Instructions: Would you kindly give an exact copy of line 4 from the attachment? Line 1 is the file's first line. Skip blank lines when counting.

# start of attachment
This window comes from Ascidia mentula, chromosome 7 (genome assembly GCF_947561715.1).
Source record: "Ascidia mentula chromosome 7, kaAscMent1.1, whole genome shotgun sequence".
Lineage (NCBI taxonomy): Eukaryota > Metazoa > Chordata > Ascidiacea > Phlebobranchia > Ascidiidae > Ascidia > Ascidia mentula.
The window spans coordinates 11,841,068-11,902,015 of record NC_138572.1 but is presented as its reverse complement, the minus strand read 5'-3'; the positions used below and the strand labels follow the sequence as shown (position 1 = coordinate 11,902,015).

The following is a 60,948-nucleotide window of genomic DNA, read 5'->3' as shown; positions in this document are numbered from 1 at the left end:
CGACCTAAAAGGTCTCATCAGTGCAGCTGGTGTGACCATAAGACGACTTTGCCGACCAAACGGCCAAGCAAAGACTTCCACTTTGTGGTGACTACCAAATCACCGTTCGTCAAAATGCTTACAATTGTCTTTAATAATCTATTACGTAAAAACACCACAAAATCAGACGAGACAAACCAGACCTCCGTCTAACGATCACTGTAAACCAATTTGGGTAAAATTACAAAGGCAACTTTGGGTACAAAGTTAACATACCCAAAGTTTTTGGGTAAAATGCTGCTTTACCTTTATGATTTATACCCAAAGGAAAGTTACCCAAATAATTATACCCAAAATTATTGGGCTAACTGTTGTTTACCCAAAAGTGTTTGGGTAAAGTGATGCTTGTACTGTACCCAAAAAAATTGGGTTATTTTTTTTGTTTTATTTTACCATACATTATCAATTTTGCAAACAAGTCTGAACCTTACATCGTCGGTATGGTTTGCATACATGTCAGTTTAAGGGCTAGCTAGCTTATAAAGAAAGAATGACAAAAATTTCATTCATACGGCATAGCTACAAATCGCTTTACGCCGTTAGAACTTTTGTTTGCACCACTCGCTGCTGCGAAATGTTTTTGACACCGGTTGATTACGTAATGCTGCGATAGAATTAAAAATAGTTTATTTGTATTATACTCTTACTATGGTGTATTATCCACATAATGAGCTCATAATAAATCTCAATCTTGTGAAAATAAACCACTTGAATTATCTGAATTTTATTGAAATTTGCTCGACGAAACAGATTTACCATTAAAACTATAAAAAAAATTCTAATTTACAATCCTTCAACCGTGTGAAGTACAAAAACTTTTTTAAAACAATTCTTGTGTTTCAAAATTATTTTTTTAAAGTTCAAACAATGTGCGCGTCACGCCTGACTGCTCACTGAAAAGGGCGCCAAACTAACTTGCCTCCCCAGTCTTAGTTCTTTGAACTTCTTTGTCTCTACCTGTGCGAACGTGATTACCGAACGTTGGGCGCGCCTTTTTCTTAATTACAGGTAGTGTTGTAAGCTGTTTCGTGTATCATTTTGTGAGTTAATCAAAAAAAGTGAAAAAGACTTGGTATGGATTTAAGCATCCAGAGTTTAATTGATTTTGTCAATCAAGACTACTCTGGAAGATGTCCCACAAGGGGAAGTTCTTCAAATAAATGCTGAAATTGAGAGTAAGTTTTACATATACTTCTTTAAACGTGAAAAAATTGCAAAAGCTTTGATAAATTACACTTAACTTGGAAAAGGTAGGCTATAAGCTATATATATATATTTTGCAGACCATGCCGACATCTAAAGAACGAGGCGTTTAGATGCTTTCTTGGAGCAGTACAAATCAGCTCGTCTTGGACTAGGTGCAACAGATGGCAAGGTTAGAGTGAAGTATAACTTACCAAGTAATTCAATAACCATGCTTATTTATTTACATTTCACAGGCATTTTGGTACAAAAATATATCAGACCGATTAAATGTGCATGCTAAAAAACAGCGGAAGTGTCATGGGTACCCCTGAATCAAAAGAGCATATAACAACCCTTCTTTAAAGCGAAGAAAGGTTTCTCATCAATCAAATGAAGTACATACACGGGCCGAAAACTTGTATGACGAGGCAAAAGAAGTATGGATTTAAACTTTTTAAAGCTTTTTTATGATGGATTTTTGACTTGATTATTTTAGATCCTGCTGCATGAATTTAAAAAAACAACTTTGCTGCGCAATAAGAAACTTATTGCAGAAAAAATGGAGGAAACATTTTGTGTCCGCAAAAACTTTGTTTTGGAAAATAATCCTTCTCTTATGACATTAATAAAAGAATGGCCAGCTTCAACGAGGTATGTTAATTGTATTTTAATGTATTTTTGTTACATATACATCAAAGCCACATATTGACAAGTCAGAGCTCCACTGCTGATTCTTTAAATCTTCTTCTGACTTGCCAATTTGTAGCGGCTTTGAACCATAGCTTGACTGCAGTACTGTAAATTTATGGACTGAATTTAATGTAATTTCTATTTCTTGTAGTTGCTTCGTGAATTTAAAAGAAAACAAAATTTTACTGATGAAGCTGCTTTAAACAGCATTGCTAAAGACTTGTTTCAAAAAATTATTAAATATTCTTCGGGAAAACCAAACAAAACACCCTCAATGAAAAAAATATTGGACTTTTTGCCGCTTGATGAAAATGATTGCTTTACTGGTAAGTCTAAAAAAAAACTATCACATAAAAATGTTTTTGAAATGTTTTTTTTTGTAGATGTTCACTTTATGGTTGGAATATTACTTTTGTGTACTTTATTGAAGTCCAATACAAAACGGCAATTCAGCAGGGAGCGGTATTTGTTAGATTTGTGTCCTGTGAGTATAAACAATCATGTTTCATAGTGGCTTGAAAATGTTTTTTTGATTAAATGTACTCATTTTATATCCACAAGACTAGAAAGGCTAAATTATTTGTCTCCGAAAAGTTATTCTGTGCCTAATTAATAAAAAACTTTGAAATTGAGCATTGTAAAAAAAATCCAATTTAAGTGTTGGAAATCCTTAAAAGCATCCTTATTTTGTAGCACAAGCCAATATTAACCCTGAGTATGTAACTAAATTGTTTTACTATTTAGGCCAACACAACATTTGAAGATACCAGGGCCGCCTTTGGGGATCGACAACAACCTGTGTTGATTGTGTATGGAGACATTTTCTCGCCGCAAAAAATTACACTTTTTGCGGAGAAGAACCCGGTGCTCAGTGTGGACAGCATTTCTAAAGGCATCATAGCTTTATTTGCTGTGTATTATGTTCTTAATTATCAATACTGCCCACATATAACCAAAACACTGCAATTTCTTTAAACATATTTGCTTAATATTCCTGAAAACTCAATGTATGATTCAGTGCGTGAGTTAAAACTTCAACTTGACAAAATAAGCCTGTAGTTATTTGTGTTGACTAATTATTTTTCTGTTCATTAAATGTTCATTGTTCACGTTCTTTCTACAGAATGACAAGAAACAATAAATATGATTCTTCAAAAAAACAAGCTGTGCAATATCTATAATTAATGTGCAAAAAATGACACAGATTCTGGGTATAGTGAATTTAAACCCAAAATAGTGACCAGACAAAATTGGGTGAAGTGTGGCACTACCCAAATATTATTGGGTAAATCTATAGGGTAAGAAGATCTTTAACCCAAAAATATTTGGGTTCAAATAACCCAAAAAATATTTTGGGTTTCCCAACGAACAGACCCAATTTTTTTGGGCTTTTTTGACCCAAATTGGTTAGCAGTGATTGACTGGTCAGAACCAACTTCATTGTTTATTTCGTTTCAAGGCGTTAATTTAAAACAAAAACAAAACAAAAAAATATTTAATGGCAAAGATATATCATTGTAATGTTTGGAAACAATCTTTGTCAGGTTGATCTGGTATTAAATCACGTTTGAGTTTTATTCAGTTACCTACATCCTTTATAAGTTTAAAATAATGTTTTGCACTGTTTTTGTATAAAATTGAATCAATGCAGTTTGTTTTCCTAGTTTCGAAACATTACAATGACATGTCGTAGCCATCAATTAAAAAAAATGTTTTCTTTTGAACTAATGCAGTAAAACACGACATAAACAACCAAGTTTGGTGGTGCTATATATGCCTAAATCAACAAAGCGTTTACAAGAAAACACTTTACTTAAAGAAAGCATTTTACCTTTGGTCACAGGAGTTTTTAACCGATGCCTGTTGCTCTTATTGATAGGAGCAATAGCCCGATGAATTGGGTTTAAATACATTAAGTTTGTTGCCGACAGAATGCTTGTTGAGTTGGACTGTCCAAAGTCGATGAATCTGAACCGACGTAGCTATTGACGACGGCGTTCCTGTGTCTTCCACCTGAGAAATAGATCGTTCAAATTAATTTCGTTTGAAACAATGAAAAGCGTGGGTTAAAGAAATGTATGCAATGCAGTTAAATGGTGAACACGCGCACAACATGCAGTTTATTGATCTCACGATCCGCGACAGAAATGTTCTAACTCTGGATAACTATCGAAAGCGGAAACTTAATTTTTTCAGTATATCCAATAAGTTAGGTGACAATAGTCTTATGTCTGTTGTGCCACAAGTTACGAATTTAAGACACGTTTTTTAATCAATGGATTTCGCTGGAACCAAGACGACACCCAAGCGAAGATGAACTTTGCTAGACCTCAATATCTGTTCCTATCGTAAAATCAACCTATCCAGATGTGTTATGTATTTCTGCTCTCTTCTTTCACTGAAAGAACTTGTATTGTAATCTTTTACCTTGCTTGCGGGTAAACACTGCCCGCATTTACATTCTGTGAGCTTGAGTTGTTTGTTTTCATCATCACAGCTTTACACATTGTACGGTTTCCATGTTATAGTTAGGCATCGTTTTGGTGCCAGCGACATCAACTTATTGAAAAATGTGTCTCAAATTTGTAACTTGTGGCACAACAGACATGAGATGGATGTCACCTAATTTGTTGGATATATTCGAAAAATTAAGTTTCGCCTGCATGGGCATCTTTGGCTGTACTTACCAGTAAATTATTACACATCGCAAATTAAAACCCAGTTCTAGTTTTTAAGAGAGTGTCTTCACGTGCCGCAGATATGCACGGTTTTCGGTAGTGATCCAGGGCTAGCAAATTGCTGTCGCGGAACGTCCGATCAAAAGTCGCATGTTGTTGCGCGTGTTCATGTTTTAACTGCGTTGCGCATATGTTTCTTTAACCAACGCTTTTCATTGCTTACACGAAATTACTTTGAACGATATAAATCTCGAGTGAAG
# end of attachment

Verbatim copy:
The window spans coordinates 11,841,068-11,902,015 of record NC_138572.1 but is presented as its reverse complement, the minus strand read 5'-3'; the positions used below and the strand labels follow the sequence as shown (position 1 = coordinate 11,902,015).